Mergers And Acquisitions » When sale and purchase agreements go wrong

When sale and purchase agreements go wrong

SPAs need to be drafted correctly first time around, say Paul Smethurst, a forensic accounting services partner, and Brendan Cashman, a forensic accounting senior manager at accountancy firm Menzies LLP.

For some time, uncertainty has been the prevailing feature of the UK business landscape but despite this, M&A activity has remained reasonably strong. Pulled along by favourable exchange rate movements and acceptance that some form of uncertainty is probably here to stay, demand for sale and purchase agreement (SPA) reviews has increased.

Conducting a thorough review of these agreements prior to completion is essential in order to identify any potential problem areas in good time, and ensure the transaction is completed smoothly. So what are the most common sources of disputes relating to SPAs and how can they be avoided?

Between the point of parties agreeing the terms of a share transaction and the completion of the deal, there is a transitory period in which the seller retains control of the business, but the risks and rewards of ownership fall substantially upon the buyer. This situation isn’t helped by the fact that the accounts or financial statements that have featured prominently in the deal and decision-making process, will become increasingly dated.

Most SPAs use a number of features to address this issue, including price-adjustment mechanisms, earn out provisions and warranties. However, particular attention is required when drawing up these elements to minimise the risk of disputes arising.

Whatever terms are put in place in a share transaction, it is likely that there will be a need to provide the buyer with updated financial information upon completion. In this respect, the SPA should be clear about who is responsible for preparing this information (usually the buyer as relevant information will only become available post-completion), the timetable for preparation and also for setting out any challenge to the financial position advanced, together with the accounting approach and conventions that are to be applied.

Avoiding conflicts

It is critical that the SPA defines exactly which accounting standards, policies and practices should be followed as tension can arise where the parties are able to form conflicting interpretations or if different accounting standards allow conflicting approaches. This is especially important for more subjective areas such as accounting estimates and provisions.

Businesses may even wish to set out an order of preference distinguishing between historic or usual practice and the strict application of accounting standards. Similarly, providing exact sums or clear details of how to calculate figures such as bad debt or stock provisions, and specifying the accounting approach that should prevail for other balances is key in preventing ambiguity that could result in a post-completion claim.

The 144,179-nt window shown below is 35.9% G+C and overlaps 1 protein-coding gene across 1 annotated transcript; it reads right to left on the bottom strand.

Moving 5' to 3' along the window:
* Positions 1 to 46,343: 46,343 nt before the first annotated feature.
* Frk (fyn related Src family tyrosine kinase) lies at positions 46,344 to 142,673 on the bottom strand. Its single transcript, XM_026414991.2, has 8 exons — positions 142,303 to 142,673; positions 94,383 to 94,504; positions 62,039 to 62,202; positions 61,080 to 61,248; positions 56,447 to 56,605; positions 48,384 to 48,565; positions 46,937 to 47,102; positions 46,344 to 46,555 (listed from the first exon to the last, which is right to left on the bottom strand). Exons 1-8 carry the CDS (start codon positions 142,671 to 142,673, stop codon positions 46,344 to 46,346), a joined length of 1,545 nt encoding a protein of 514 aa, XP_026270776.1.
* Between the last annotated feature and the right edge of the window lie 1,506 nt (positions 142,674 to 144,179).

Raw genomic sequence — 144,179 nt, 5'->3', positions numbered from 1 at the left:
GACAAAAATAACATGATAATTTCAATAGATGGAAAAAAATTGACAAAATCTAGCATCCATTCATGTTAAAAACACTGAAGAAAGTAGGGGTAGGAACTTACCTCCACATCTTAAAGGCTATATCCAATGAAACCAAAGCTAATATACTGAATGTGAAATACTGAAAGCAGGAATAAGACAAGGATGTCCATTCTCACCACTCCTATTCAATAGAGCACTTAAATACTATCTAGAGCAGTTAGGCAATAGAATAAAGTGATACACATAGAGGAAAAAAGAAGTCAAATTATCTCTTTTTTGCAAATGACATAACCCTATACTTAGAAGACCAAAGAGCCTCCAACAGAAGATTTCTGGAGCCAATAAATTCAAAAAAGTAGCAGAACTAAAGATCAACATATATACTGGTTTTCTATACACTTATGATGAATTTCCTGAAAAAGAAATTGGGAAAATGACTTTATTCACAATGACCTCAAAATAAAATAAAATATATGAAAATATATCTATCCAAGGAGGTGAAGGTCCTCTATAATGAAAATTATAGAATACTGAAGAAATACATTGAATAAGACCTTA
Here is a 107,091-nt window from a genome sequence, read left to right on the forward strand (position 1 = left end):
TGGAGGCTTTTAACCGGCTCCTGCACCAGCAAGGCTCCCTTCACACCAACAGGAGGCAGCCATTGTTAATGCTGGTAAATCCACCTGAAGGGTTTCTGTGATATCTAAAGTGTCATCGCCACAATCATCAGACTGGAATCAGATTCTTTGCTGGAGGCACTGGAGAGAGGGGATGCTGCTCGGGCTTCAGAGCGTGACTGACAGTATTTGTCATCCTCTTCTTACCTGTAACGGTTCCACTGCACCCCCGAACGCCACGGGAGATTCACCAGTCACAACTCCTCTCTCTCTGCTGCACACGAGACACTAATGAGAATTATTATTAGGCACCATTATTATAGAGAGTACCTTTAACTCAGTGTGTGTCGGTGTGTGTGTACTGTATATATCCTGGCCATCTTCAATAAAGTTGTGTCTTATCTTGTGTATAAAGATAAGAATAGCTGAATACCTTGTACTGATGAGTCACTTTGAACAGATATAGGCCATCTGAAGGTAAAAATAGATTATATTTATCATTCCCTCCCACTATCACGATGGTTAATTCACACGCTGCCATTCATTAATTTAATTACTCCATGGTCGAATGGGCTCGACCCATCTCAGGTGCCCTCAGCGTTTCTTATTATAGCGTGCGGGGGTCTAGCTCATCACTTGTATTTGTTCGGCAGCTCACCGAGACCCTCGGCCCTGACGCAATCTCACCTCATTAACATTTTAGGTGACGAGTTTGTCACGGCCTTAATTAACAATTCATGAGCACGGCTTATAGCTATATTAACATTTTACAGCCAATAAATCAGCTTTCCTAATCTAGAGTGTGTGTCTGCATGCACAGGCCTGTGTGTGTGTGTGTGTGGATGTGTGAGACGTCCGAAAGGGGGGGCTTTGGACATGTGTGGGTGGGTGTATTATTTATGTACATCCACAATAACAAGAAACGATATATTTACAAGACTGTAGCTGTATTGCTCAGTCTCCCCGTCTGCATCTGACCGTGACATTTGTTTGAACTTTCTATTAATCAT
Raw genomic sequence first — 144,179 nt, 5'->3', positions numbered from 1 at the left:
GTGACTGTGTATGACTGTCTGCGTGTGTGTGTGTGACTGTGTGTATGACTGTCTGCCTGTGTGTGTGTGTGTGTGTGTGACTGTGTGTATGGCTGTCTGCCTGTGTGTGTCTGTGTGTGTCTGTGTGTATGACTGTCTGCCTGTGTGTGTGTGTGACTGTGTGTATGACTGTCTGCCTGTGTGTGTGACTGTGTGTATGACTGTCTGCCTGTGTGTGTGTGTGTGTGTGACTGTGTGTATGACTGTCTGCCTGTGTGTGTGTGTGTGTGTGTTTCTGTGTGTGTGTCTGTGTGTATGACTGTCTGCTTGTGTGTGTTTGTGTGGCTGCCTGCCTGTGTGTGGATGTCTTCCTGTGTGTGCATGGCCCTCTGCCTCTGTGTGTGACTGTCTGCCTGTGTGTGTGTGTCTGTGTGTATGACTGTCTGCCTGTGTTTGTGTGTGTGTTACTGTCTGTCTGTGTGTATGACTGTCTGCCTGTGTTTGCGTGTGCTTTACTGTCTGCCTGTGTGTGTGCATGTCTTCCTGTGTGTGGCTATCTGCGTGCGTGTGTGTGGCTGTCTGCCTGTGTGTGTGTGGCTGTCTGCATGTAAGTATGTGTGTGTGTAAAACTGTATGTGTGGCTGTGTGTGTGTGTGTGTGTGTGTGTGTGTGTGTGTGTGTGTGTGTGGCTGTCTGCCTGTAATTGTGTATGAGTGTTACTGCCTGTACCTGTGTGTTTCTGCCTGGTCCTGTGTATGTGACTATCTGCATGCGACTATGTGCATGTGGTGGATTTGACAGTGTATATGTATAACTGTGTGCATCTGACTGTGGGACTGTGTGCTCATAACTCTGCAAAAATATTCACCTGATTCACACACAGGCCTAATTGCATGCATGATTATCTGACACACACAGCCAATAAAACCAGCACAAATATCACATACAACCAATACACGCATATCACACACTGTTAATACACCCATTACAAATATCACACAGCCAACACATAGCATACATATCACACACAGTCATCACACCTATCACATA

When drawing up an SPA, it is also important to be specific about the materiality that should be applied to any closing or final financial accounts. While this is often stated as zero at the point of completion, accounting conventions and practices used for underlying management or audited accounts will, for practical reasons, allow for a materiality level. As such, a materiality or de minimis claim level should be set out clearly to avoid any potential issues arising from this disparity.

Earn outs based on pre-agreed KPIs are often incorporated within SPAs as a means of incentivising sellers and key management to stay focused on running the business and optimising its value, before and after completion. As these are usually dependent upon the results achieved by the target business and involve spreading the payment of consideration over an extended period, they may represent an incentive to manipulate reported results.

With this in mind, a robust SPA should afford protection from potential opportunities to exploit post completion reported results or otherwise extract value from the business. We have seen significant investment in areas such as marketing, people or equipment or the accelerated writing-off of assets used to depress current results and yield a higher return in future periods.

Experienced forensic accountants will most likely have dealt with fallout from all of the issues above, and will be able to provide buyers and sellers with proactive advice at an early stage, preventing potential issues arising upon completion of the deal. By ensuring SPAs are drafted correctly first time around and tailored to the particular circumstances of both the business and the transaction, businesses will be well placed to avoid potential disputes and realise their commercial objectives.




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